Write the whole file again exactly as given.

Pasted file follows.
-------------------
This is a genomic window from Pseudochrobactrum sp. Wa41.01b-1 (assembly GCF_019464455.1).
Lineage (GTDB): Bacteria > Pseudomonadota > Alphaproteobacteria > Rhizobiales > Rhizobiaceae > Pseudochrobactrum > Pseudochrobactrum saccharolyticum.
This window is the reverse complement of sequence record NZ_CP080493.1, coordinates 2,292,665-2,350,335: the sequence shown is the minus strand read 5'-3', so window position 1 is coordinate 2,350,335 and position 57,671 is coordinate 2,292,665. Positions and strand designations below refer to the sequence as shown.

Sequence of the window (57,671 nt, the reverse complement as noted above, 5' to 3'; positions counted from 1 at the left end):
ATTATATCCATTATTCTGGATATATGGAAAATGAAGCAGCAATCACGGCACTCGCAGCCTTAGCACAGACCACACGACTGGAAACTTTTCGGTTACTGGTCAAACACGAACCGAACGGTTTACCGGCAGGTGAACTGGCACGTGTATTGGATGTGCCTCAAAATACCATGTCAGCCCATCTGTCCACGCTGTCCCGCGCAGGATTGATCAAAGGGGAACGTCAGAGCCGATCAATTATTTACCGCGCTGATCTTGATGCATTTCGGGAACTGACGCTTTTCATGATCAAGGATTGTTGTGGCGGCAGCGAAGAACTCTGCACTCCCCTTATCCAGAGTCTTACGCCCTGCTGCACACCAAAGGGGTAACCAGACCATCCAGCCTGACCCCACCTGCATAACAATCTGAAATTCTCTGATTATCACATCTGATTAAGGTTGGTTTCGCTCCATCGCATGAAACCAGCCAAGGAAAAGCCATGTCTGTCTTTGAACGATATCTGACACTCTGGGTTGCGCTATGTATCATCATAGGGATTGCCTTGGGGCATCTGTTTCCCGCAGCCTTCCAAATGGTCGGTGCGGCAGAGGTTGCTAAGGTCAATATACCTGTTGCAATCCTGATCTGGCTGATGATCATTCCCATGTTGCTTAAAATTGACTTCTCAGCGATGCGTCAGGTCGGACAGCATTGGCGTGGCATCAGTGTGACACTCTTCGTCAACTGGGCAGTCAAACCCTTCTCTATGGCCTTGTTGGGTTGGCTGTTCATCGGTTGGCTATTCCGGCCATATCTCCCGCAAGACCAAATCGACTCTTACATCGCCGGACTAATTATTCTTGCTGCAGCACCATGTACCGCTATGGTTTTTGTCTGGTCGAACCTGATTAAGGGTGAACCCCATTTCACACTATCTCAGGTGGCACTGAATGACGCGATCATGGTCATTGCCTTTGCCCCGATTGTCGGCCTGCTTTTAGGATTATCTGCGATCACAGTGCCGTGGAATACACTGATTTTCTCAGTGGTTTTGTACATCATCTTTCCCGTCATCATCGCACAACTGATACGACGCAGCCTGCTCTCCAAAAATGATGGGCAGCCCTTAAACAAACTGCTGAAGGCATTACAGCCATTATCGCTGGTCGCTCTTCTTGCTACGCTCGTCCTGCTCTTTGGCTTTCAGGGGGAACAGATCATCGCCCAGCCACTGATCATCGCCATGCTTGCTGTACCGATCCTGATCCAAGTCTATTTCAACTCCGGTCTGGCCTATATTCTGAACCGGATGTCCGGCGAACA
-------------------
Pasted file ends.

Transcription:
This is a genomic window from Pseudochrobactrum sp. Wa41.01b-1 (assembly GCF_019464455.1).
Lineage (GTDB): Bacteria > Pseudomonadota > Alphaproteobacteria > Rhizobiales > Rhizobiaceae > Pseudochrobactrum > Pseudochrobactrum saccharolyticum.
This window is the reverse complement of sequence record NZ_CP080493.1, coordinates 2,292,665-2,350,335: the sequence shown is the minus strand read 5'-3', so window position 1 is coordinate 2,350,335 and position 57,671 is coordinate 2,292,665. Positions and strand designations below refer to the sequence as shown.

Sequence of the window (57,671 nt, the reverse complement as noted above, 5' to 3'; positions counted from 1 at the left end):
ATTATATCCATTATTCTGGATATATGGAAAATGAAGCAGCAATCACGGCACTCGCAGCCTTAGCACAGACCACACGACTGGAAACTTTTCGGTTACTGGTCAAACACGAACCGAACGGTTTACCGGCAGGTGAACTGGCACGTGTATTGGATGTGCCTCAAAATACCATGTCAGCCCATCTGTCCACGCTGTCCCGCGCAGGATTGATCAAAGGGGAACGTCAGAGCCGATCAATTATTTACCGCGCTGATCTTGATGCATTTCGGGAACTGACGCTTTTCATGATCAAGGATTGTTGTGGCGGCAGCGAAGAACTCTGCACTCCCCTTATCCAGAGTCTTACGCCCTGCTGCACACCAAAGGGGTAACCAGACCATCCAGCCTGACCCCACCTGCATAACAATCTGAAATTCTCTGATTATCACATCTGATTAAGGTTGGTTTCGCTCCATCGCATGAAACCAGCCAAGGAAAAGCCATGTCTGTCTTTGAACGATATCTGACACTCTGGGTTGCGCTATGTATCATCATAGGGATTGCCTTGGGGCATCTGTTTCCCGCAGCCTTCCAAATGGTCGGTGCGGCAGAGGTTGCTAAGGTCAATATACCTGTTGCAATCCTGATCTGGCTGATGATCATTCCCATGTTGCTTAAAATTGACTTCTCAGCGATGCGTCAGGTCGGACAGCATTGGCGTGGCATCAGTGTGACACTCTTCGTCAACTGGGCAGTCAAACCCTTCTCTATGGCCTTGTTGGGTTGGCTGTTCATCGGTTGGCTATTCCGGCCATATCTCCCGCAAGACCAAATCGACTCTTACATCGCCGGACTAATTATTCTTGCTGCAGCACCATGTACCGCTATGGTTTTTGTCTGGTCGAACCTGATTAAGGGTGAACCCCATTTCACACTATCTCAGGTGGCACTGAATGACGCGATCATGGTCATTGCCTTTGCCCCGATTGTCGGCCTGCTTTTAGGATTATCTGCGATCACAGTGCCGTGGAATACACTGATTTTCTCAGTGGTTTTGTACATCATCTTTCCCGTCATCATCGCACAACTGATACGACGCAGCCTGCTCTCCAAAAATGATGGGCAGCCCTTAAACAAACTGCTGAAGGCATTACAGCCATTATCGCTGGTCGCTCTTCTTGCTACGCTCGTCCTGCTCTTTGGCTTTCAGGGGGAACAGATCATCGCCCAGCCACTGATCATCGCCATGCTTGCTGTACCGATCCTGATCCAAGTCTATTTCAACTCCGGTCTGGCCTATATTCTGAACCGGATGTCCGGCGAACA